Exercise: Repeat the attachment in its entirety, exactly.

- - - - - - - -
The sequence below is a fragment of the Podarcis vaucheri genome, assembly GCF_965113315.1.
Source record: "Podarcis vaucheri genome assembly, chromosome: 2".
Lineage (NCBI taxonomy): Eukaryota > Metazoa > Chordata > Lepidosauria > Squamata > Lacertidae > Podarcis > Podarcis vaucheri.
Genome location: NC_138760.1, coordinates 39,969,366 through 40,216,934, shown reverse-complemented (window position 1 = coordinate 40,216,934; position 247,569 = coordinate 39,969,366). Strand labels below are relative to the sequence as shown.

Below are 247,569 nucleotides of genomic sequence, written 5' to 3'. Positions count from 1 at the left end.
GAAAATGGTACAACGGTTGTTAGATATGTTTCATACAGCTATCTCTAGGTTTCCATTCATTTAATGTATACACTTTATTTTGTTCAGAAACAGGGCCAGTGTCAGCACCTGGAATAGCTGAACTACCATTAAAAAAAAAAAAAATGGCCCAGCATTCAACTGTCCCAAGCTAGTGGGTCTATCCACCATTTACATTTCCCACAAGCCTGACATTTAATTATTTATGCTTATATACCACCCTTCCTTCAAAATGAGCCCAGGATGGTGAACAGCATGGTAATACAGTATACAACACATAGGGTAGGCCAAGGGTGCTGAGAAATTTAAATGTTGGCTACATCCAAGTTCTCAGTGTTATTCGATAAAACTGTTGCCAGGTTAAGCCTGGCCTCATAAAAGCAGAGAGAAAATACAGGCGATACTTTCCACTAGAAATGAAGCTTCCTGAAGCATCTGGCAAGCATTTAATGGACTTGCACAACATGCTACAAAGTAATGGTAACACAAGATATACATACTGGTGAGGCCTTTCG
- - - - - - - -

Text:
The sequence below is a fragment of the Podarcis vaucheri genome, assembly GCF_965113315.1.
Source record: "Podarcis vaucheri genome assembly, chromosome: 2".
Lineage (NCBI taxonomy): Eukaryota > Metazoa > Chordata > Lepidosauria > Squamata > Lacertidae > Podarcis > Podarcis vaucheri.
Genome location: NC_138760.1, coordinates 39,969,366 through 40,216,934, shown reverse-complemented (window position 1 = coordinate 40,216,934; position 247,569 = coordinate 39,969,366). Strand labels below are relative to the sequence as shown.

Below are 247,569 nucleotides of genomic sequence, written 5' to 3'. Positions count from 1 at the left end.
GAAAATGGTACAACGGTTGTTAGATATGTTTCATACAGCTATCTCTAGGTTTCCATTCATTTAATGTATACACTTTATTTTGTTCAGAAACAGGGCCAGTGTCAGCACCTGGAATAGCTGAACTACCATTAAAAAAAAAAAAAATGGCCCAGCATTCAACTGTCCCAAGCTAGTGGGTCTATCCACCATTTACATTTCCCACAAGCCTGACATTTAATTATTTATGCTTATATACCACCCTTCCTTCAAAATGAGCCCAGGATGGTGAACAGCATGGTAATACAGTATACAACACATAGGGTAGGCCAAGGGTGCTGAGAAATTTAAATGTTGGCTACATCCAAGTTCTCAGTGTTATTCGATAAAACTGTTGCCAGGTTAAGCCTGGCCTCATAAAAGCAGAGAGAAAATACAGGCGATACTTTCCACTAGAAATGAAGCTTCCTGAAGCATCTGGCAAGCATTTAATGGACTTGCACAACATGCTACAAAGTAATGGTAACACAAGATATACATACTGGTGAGGCCTTTCG